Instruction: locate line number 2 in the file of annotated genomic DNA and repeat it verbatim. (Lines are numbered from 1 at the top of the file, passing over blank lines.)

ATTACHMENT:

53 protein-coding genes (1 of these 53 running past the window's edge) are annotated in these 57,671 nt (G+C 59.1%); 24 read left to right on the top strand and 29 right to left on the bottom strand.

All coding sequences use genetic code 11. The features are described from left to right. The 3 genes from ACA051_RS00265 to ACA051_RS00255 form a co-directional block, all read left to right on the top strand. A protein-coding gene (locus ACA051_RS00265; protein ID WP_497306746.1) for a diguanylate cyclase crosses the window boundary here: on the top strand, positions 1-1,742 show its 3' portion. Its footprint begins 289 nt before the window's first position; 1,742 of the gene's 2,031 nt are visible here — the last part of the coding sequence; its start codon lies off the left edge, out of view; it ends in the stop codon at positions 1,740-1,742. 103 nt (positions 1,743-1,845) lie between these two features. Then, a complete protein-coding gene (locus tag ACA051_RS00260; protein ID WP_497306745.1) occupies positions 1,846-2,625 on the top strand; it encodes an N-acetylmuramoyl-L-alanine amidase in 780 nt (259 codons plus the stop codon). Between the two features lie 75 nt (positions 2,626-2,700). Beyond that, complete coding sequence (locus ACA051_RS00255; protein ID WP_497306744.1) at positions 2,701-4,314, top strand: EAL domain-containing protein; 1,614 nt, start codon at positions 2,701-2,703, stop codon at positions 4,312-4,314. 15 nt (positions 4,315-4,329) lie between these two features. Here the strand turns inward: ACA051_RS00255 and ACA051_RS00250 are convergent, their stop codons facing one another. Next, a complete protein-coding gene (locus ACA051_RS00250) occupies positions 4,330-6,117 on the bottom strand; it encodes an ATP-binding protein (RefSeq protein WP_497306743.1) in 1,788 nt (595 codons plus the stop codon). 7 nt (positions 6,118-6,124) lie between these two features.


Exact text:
All coding sequences use genetic code 11. The features are described from left to right. The 3 genes from ACA051_RS00265 to ACA051_RS00255 form a co-directional block, all read left to right on the top strand. A protein-coding gene (locus ACA051_RS00265; protein ID WP_497306746.1) for a diguanylate cyclase crosses the window boundary here: on the top strand, positions 1-1,742 show its 3' portion. Its footprint begins 289 nt before the window's first position; 1,742 of the gene's 2,031 nt are visible here — the last part of the coding sequence; its start codon lies off the left edge, out of view; it ends in the stop codon at positions 1,740-1,742. 103 nt (positions 1,743-1,845) lie between these two features. Then, a complete protein-coding gene (locus tag ACA051_RS00260; protein ID WP_497306745.1) occupies positions 1,846-2,625 on the top strand; it encodes an N-acetylmuramoyl-L-alanine amidase in 780 nt (259 codons plus the stop codon). Between the two features lie 75 nt (positions 2,626-2,700). Beyond that, complete coding sequence (locus ACA051_RS00255; protein ID WP_497306744.1) at positions 2,701-4,314, top strand: EAL domain-containing protein; 1,614 nt, start codon at positions 2,701-2,703, stop codon at positions 4,312-4,314. 15 nt (positions 4,315-4,329) lie between these two features. Here the strand turns inward: ACA051_RS00255 and ACA051_RS00250 are convergent, their stop codons facing one another. Next, a complete protein-coding gene (locus ACA051_RS00250) occupies positions 4,330-6,117 on the bottom strand; it encodes an ATP-binding protein (RefSeq protein WP_497306743.1) in 1,788 nt (595 codons plus the stop codon). 7 nt (positions 6,118-6,124) lie between these two features.